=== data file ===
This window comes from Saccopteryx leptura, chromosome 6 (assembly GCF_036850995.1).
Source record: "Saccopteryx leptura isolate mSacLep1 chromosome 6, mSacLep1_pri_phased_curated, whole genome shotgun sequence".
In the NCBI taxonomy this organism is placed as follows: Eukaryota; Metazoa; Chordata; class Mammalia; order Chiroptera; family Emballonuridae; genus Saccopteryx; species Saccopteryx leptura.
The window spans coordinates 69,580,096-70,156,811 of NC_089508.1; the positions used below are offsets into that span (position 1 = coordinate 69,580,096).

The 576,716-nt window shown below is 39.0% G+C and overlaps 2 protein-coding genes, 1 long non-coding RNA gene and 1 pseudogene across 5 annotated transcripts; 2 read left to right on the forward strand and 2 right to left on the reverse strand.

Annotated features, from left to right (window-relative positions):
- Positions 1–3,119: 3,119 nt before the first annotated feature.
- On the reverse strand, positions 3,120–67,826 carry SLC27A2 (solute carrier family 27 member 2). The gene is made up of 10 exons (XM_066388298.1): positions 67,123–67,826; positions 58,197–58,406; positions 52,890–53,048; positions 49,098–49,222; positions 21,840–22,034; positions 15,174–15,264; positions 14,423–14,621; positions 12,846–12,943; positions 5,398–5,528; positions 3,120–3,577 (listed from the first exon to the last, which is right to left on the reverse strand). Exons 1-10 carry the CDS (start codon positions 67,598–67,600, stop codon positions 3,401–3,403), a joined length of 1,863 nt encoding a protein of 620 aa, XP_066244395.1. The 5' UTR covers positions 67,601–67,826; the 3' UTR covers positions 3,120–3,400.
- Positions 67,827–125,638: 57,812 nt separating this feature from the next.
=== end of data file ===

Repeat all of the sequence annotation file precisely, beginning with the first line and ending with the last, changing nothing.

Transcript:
This window comes from Saccopteryx leptura, chromosome 6 (assembly GCF_036850995.1).
Source record: "Saccopteryx leptura isolate mSacLep1 chromosome 6, mSacLep1_pri_phased_curated, whole genome shotgun sequence".
In the NCBI taxonomy this organism is placed as follows: Eukaryota; Metazoa; Chordata; class Mammalia; order Chiroptera; family Emballonuridae; genus Saccopteryx; species Saccopteryx leptura.
The window spans coordinates 69,580,096-70,156,811 of NC_089508.1; the positions used below are offsets into that span (position 1 = coordinate 69,580,096).

The 576,716-nt window shown below is 39.0% G+C and overlaps 2 protein-coding genes, 1 long non-coding RNA gene and 1 pseudogene across 5 annotated transcripts; 2 read left to right on the forward strand and 2 right to left on the reverse strand.

Annotated features, from left to right (window-relative positions):
- Positions 1–3,119: 3,119 nt before the first annotated feature.
- On the reverse strand, positions 3,120–67,826 carry SLC27A2 (solute carrier family 27 member 2). The gene is made up of 10 exons (XM_066388298.1): positions 67,123–67,826; positions 58,197–58,406; positions 52,890–53,048; positions 49,098–49,222; positions 21,840–22,034; positions 15,174–15,264; positions 14,423–14,621; positions 12,846–12,943; positions 5,398–5,528; positions 3,120–3,577 (listed from the first exon to the last, which is right to left on the reverse strand). Exons 1-10 carry the CDS (start codon positions 67,598–67,600, stop codon positions 3,401–3,403), a joined length of 1,863 nt encoding a protein of 620 aa, XP_066244395.1. The 5' UTR covers positions 67,601–67,826; the 3' UTR covers positions 3,120–3,400.
- Positions 67,827–125,638: 57,812 nt separating this feature from the next.